Wales’s heritage attractions, parks and gardens have been closed since November 2020, but Cadw, National Trust Cymru and Amgueddfa Cymru — National Museum Wales re-opened some of their outdoor sites and open-air spaces ahead of the Easter holidays.
Among the local attractions now welcoming back visitors are Cadw’s Valle Crucis Abbey in Llangollen and the National Trust Cymru’s properties at Erddig and Chirk Castle.
While no advance booking is required at the abbey it is needed for Erddig and Chirk.
The re-opening of the sites follows the First Minister’s recent announcement that the outdoor areas of some historic sites, parks and gardens are now able to welcome back visitors following an easement of the Welsh Government’s coronavirus regulations.
In line with the messaging of Visit Wales’s new Addo campaign — the three heritage bodies have urged the people of Wales to make a promise to care for each other and the wider communities of Wales as they begin to return to their favourite outdoor heritage attractions and historic gardens.
It’s hoped that this approach will encourage visitors to behave safely and responsibly on visits to sites across the country.
Cadw says visitors to its sites must adhere to Welsh Government social distancing guidelines and coronavirus restrictions at all times.
From yesterday (Thursday), the historic environment service has re-opened outdoor areas at a selection of its most iconic staffed monuments.
To gain entry to re-opening staffed monuments, general visitors and Cadw members alike will need to reserve time-allotted tickets at least 24 hours in advance of their visit on cadwmembership.service.gov.wales/events. This will allow for a safe and socially distanced on-site experience for all ticket holders.
Sites partially re-opening from April 1 include three UNESCO World Heritage Sites, including Beaumaris and Conwy Castles and the world renowned industrial hub, Blaenavon Ironworks. Other re-opening sites include Criccieth, Kidwelly and Laugharne castles.
Tintern Abbey, Harlech, Chepstow and Raglan castles will re-open outdoor areas to Wales residents from Tuesday April 6.
Meanwhile, Denbigh and Rhuddlan Castle in Denbighshire will re-open on Thursday April 8. In line with Welsh Government guidance, all indoor areas at re-opening Cadw sites will remain closed until further notice.
Due to essential conservation works or coronavirus safety precautions, other heritage attractions under Cadw’s care, including Caerphilly Castle and Castell Coch in south Wales and Plas Mawr and Caernarfon Castle in north Wales, will remain closed at this time.
Site entry tickets were released on Monday March 29 for visits up to and including Sunday April 11.
Cadw recommends that visitors check its website to find out whether or not a particular site is open before travelling. The website will also provide further detail on ticket bookings and the re-opening plans for Cadw’s collection of heritage sites.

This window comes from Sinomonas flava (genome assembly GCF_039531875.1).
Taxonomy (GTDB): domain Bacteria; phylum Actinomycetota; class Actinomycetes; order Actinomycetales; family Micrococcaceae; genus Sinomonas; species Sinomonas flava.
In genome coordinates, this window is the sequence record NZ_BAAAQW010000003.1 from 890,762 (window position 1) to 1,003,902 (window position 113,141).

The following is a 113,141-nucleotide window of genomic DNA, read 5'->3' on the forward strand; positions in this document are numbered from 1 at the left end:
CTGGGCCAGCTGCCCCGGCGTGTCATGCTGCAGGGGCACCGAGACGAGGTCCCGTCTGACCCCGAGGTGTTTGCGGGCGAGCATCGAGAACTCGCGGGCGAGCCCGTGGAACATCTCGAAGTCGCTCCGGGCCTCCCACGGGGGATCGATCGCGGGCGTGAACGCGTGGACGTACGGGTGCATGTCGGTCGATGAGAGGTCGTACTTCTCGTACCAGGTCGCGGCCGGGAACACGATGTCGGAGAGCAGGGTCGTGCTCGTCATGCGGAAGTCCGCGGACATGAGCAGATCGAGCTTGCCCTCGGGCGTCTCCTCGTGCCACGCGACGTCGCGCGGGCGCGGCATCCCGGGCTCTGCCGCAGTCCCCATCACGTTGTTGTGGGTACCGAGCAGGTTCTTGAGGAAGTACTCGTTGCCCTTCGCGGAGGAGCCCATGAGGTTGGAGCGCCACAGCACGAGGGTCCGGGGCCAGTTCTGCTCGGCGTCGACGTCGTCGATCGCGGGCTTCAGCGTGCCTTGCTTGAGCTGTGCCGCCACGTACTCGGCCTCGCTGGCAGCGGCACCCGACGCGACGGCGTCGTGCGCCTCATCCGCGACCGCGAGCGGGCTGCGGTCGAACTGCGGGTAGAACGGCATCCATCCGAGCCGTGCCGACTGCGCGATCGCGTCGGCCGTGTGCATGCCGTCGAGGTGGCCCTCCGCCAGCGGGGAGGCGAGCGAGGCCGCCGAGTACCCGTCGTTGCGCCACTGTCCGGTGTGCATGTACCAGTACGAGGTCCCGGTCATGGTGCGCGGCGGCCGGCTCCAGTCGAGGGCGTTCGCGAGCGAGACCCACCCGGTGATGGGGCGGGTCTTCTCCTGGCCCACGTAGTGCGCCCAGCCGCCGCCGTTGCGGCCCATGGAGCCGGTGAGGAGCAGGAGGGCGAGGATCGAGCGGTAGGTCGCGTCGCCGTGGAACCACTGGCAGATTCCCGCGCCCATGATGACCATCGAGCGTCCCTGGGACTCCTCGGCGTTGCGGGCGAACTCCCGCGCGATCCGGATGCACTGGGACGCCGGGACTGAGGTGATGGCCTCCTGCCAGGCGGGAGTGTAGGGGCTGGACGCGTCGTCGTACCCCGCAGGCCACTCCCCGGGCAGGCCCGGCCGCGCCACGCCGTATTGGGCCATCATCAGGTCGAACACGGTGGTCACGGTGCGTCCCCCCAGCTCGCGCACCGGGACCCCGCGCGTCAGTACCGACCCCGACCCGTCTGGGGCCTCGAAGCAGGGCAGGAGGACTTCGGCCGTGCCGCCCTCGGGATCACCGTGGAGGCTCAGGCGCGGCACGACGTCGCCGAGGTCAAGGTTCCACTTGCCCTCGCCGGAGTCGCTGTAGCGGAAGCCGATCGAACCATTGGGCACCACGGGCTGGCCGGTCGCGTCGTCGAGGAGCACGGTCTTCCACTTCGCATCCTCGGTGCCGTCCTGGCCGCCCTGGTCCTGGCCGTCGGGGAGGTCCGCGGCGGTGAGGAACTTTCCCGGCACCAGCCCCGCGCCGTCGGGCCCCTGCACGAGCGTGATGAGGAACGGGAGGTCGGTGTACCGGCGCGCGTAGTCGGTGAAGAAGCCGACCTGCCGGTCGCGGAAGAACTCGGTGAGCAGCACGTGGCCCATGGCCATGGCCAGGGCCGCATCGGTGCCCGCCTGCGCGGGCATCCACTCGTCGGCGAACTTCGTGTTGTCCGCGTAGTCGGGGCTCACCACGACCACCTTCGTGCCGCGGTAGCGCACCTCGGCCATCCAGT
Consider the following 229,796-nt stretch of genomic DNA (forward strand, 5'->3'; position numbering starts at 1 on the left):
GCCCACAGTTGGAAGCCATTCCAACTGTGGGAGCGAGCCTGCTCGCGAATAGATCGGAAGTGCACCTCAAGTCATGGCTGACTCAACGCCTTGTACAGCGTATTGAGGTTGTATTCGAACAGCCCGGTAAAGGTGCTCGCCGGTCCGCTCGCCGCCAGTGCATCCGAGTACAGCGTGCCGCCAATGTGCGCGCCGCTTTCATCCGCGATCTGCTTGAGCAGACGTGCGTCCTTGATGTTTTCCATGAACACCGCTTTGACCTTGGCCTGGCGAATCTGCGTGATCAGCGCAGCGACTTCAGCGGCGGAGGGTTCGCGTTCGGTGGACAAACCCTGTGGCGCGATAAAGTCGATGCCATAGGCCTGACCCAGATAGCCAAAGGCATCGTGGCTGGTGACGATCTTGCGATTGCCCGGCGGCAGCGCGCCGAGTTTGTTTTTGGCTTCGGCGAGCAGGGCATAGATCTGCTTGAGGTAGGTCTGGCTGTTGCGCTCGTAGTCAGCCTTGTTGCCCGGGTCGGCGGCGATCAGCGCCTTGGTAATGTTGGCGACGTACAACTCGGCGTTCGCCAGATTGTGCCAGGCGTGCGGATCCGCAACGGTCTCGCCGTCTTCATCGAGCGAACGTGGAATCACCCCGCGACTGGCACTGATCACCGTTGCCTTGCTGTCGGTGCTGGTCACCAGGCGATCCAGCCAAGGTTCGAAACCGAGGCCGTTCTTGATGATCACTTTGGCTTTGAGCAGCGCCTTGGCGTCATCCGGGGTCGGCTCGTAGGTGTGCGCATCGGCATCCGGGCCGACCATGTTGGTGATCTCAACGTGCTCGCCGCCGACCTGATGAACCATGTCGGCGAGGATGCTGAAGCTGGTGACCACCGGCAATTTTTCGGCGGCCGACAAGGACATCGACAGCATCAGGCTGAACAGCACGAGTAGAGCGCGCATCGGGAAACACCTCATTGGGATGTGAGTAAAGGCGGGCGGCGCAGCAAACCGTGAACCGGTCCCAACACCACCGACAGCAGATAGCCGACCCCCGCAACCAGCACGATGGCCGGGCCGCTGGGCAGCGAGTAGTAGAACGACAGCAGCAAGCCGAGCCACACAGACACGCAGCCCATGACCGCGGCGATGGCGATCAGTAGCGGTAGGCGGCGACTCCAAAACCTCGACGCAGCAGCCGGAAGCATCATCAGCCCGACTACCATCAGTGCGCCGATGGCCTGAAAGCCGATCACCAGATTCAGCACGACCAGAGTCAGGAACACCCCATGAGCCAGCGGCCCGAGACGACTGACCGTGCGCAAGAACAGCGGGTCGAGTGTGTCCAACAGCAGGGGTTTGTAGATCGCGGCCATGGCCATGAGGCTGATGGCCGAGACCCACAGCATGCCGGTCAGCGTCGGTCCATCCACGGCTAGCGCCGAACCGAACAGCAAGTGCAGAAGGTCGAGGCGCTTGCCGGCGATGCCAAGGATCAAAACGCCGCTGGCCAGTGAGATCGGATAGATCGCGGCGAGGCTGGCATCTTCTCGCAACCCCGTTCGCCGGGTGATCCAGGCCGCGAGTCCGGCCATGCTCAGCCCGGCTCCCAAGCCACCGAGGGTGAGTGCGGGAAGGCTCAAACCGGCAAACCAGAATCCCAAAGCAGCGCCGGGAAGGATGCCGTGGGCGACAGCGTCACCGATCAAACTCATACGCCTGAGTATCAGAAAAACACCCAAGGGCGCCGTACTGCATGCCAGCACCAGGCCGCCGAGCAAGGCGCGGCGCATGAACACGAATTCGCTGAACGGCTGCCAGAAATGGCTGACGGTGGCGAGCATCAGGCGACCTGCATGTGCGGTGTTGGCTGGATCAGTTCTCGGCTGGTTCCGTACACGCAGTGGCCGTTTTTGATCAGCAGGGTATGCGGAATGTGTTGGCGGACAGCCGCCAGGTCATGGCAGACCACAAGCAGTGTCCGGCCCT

National Trust Cymru began re-opening open-air spaces to people living in Wales only, from March 29. From Penrhyn Castle in Gwynedd to Tredegar House in Newport, visitors can return to their favourite parks and gardens across Wales under Welsh Government guidelines to enjoy nature, fresh air and open spaces.
Other outdoor spaces set to re-open under the care of National Trust Cymru include: Plas Newydd, Bodnant Garden, Powis Castle & Garden, Dyffryn Gardens, and Dinefwr Park.
National Trust Cymru says it is looking forward to welcoming visitors back, and visits will need to be pre-booked on the National Trust website.
Opening dates and times will vary across National Trust Cymru attractions, and visitors are asked to check property websites for details. Indoor spaces at castles and mansion houses remain closed in line with Welsh Government restrictions.
More information on purchasing tickets and the re-opening of National Trust Cymru sites can be found on individual property webpages at https://www.nationaltrust.org.uk/days-out/wales.
Other Amgueddfa Cymru — National Museum Wales visitor attractions will remain closed under Welsh Government regulations until further notice.
Indoor spaces across the three Wales heritage bodies will remain closed until further advice is issued from the Welsh Government.
For the time being, outdoor attractions in Wales can open only to visitors who reside in Wales, with residents able to travel without restrictions in-Wales.
Different restrictions currently apply in England, Scotland and Northern Ireland, with visitors from these locations unable to travel into Wales or visit Wales’s outdoor attractions at this time.
* The visitor notice on the website of Valle Crucis Abbey says: “From Friday April 2 this monument is open and free to visit for residents within Wales with no pre-booking required.
“Check our opening times and facilities below; please act responsibly and be respectful of the local area during your visit.
“Please adhere to Welsh Government social distancing guidelines and coronavirus restrictions at all times and do not attempt to access enclosed spaces.
“Access is to outer grounds only and all visitor centres will be closed; there will be no access to refreshments, toilets or other facilities during this time.”
For more information, go to: https://cadw.gov.wales/visit/places-to-visit/valle-crucis-abbey
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